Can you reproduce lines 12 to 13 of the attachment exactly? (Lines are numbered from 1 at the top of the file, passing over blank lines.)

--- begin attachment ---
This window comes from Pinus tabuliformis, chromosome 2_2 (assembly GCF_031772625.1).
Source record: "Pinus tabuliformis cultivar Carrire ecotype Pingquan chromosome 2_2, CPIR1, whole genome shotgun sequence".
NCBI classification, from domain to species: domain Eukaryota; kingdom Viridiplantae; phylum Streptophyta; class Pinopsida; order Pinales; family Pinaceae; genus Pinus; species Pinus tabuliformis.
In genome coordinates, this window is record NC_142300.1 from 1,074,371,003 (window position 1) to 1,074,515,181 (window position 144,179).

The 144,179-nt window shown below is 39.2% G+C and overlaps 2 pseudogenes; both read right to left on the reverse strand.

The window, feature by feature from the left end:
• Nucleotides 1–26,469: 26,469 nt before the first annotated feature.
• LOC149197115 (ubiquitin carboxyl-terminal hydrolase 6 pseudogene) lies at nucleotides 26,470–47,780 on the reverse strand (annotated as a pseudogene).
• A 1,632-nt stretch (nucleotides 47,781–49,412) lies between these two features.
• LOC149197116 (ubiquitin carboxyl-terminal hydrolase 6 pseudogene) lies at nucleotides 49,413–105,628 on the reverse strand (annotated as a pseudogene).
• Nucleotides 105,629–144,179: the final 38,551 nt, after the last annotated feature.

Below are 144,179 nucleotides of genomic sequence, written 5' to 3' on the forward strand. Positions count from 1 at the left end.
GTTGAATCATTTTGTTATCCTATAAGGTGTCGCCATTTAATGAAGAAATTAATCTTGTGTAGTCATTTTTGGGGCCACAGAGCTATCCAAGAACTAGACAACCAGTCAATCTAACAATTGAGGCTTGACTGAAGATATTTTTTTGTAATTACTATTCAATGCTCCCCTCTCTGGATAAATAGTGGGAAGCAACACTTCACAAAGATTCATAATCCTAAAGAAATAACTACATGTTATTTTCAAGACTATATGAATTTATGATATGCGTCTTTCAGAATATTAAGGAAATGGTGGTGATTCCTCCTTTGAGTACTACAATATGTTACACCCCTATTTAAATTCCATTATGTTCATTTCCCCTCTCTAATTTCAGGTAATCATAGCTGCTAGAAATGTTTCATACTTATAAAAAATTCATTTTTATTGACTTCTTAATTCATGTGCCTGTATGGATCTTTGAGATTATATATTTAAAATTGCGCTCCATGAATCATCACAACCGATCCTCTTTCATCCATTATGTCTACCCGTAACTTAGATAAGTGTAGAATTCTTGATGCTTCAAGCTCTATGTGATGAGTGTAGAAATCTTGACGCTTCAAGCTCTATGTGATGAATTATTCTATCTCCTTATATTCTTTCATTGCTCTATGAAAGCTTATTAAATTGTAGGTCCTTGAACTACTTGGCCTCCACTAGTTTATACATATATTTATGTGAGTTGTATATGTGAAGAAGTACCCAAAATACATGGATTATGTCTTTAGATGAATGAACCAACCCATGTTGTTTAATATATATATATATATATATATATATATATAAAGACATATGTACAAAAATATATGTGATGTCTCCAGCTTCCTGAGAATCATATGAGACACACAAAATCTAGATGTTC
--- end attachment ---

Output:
Below are 144,179 nucleotides of genomic sequence, written 5' to 3' on the forward strand. Positions count from 1 at the left end.
GTTGAATCATTTTGTTATCCTATAAGGTGTCGCCATTTAATGAAGAAATTAATCTTGTGTAGTCATTTTTGGGGCCACAGAGCTATCCAAGAACTAGACAACCAGTCAATCTAACAATTGAGGCTTGACTGAAGATATTTTTTTGTAATTACTATTCAATGCTCCCCTCTCTGGATAAATAGTGGGAAGCAACACTTCACAAAGATTCATAATCCTAAAGAAATAACTACATGTTATTTTCAAGACTATATGAATTTATGATATGCGTCTTTCAGAATATTAAGGAAATGGTGGTGATTCCTCCTTTGAGTACTACAATATGTTACACCCCTATTTAAATTCCATTATGTTCATTTCCCCTCTCTAATTTCAGGTAATCATAGCTGCTAGAAATGTTTCATACTTATAAAAAATTCATTTTTATTGACTTCTTAATTCATGTGCCTGTATGGATCTTTGAGATTATATATTTAAAATTGCGCTCCATGAATCATCACAACCGATCCTCTTTCATCCATTATGTCTACCCGTAACTTAGATAAGTGTAGAATTCTTGATGCTTCAAGCTCTATGTGATGAGTGTAGAAATCTTGACGCTTCAAGCTCTATGTGATGAATTATTCTATCTCCTTATATTCTTTCATTGCTCTATGAAAGCTTATTAAATTGTAGGTCCTTGAACTACTTGGCCTCCACTAGTTTATACATATATTTATGTGAGTTGTATATGTGAAGAAGTACCCAAAATACATGGATTATGTCTTTAGATGAATGAACCAACCCATGTTGTTTAATATATATATATATATATATATATATATATAAAGACATATGTACAAAAATATATGTGATGTCTCCAGCTTCCTGAGAATCATATGAGACACACAAAATCTAGATGTTC